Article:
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  • Print publication year: 1987
  • Online publication date: December 2009

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Summary

I am extremely grateful to the four distinguished commentators for their marvellously engaging and stimulating (as well as kind) remarks on my Tanner Lectures. They have raised a number of interesting and important issues, and in my reply I shall concentrate on only a few of them. I have chosen those points on which I may possibly have something to add to what has already been said by the commentators themselves.

I agree with most of the points made by John Muellbauer in his constructive and far-reaching rejoinder, especially his exploration of the influence of habits and psychology on living standards as well as his pointer to the fact that some approaches to ‘equivalence scales’ (especially that due to Rothbarth) reveal more about inequality within the household than other approaches do. I also agree that one can get help from the literature on index numbers and inequality measurement in exploring a metric for freedom. However, as he himself notes, there are problems with each of these approaches, and it is really hard to think of some method of precipitating a complete ordering of freedom (seen as a complete ordering of sets of achievable alternatives) on the basis of a complete ordering of particular achievements. One can certainly extend the ‘dominance partial ordering’, but there is a trade-off between completeness on the one hand and relevance on the other. I have tried to discuss this question in my Commodities and Capabilities, in which I have also tried to explore several other methods of extending the dominance partial ordering.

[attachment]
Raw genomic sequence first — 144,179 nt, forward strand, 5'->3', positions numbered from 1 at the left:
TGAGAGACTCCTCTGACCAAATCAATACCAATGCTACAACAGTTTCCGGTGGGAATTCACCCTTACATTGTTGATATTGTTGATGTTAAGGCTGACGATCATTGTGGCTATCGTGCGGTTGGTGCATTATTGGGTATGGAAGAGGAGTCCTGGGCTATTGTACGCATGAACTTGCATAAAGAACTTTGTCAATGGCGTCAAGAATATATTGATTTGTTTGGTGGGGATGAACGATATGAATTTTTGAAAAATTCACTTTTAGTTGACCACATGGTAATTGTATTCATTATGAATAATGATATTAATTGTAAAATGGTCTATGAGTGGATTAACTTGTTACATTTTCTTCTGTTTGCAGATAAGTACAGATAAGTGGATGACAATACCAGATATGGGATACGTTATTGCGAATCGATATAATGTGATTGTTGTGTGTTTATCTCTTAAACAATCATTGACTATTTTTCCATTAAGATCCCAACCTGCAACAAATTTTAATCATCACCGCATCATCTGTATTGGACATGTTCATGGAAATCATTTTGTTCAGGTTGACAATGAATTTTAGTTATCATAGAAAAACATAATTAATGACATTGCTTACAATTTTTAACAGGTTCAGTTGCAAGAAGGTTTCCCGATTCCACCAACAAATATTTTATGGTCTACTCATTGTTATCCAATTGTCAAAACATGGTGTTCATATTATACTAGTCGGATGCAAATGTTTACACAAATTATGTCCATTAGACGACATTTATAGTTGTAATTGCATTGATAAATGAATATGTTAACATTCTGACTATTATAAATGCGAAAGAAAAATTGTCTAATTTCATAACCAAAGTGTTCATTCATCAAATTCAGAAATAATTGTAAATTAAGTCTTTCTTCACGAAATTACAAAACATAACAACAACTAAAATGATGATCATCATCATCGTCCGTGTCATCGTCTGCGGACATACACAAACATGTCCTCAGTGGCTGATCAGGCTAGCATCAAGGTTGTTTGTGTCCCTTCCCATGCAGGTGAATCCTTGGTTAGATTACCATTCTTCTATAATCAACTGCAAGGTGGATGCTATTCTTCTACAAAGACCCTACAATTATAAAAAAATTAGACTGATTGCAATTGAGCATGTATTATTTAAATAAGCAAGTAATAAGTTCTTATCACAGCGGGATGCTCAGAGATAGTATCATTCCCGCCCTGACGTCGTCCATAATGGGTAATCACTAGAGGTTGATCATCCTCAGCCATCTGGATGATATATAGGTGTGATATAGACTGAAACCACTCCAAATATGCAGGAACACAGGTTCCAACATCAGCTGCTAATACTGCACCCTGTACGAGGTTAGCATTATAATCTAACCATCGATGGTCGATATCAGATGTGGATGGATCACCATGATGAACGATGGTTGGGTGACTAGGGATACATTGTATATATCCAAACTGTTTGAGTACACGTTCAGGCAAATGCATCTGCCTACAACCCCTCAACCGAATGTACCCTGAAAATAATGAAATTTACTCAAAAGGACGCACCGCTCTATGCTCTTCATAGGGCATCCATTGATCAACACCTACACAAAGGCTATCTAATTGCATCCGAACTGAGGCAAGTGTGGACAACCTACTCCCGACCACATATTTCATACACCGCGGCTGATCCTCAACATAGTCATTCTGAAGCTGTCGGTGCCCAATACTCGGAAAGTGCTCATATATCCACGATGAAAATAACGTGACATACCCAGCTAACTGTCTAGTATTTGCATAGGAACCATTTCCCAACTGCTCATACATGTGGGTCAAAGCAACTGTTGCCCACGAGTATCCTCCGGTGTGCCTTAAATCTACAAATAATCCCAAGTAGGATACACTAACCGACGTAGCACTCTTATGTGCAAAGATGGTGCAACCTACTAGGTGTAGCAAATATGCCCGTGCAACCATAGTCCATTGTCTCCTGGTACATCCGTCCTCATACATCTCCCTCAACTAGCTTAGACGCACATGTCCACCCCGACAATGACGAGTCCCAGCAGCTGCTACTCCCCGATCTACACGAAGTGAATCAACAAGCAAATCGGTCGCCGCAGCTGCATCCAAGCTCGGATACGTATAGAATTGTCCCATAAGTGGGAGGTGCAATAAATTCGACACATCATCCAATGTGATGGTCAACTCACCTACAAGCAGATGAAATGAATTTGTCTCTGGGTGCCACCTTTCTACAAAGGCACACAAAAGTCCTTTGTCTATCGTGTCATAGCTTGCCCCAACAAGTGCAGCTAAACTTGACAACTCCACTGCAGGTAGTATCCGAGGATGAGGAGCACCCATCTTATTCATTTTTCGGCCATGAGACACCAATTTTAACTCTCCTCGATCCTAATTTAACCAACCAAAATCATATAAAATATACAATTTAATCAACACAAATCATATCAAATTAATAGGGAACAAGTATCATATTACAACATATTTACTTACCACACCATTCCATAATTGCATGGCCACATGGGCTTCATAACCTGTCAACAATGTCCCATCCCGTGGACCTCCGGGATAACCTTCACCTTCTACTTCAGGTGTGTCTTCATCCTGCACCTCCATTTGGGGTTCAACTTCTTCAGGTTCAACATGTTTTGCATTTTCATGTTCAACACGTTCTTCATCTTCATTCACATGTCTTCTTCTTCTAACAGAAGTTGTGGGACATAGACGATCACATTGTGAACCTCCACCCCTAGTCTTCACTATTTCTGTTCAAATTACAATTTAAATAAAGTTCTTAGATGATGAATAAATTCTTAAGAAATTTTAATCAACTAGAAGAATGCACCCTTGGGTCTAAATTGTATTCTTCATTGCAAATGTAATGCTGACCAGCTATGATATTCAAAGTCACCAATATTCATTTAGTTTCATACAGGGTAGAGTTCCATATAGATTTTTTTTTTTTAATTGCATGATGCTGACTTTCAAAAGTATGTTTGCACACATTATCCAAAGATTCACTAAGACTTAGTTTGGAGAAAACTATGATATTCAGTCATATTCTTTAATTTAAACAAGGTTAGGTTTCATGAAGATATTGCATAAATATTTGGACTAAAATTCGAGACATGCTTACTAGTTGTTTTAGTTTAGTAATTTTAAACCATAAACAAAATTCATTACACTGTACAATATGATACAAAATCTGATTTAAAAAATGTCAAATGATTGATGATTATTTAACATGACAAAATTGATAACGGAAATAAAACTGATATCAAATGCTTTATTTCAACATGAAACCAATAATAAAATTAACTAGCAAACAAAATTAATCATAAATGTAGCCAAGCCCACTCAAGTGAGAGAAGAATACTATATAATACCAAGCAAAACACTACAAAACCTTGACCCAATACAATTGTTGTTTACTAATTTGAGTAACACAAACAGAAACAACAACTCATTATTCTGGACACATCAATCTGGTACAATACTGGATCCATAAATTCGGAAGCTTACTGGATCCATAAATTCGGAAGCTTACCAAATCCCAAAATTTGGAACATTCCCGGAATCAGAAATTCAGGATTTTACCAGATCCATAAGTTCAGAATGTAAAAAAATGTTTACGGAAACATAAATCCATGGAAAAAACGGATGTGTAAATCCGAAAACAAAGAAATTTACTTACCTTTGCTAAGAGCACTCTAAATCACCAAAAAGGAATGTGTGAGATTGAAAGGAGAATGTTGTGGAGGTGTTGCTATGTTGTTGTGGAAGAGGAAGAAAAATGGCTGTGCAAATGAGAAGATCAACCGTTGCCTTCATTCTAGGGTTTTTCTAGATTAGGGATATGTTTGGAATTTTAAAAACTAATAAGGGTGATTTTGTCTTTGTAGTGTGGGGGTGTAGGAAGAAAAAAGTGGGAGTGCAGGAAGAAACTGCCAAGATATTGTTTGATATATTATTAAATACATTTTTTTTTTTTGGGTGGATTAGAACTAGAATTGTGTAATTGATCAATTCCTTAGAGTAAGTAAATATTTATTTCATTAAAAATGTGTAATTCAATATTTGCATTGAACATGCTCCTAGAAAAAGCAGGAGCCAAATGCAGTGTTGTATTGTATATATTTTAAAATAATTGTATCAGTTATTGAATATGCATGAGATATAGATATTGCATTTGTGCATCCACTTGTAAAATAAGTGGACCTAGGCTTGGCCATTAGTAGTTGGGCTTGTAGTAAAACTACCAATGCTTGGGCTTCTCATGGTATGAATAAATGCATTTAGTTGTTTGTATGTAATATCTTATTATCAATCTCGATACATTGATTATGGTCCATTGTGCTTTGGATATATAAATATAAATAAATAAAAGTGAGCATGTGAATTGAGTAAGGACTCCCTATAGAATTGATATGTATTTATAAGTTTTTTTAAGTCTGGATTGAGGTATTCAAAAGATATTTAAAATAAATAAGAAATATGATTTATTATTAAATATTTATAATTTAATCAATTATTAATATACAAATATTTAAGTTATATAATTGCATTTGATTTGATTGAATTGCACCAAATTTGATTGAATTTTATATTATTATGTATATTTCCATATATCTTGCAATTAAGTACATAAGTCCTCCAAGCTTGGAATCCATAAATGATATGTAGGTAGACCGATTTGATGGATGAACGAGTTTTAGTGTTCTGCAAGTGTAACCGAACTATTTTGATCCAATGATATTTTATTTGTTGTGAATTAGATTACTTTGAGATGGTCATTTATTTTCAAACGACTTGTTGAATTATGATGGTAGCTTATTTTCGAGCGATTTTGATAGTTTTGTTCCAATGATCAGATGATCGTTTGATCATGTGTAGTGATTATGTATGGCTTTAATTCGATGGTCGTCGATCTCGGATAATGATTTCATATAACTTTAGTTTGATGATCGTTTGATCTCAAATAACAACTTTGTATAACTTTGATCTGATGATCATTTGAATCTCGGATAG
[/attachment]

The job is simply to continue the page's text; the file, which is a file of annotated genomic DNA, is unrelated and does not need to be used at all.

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Tanner Lectures in Human Values
  • Online ISBN: 9780511570742
  • Book DOI: https://doi.org/10.1017/CBO9780511570742
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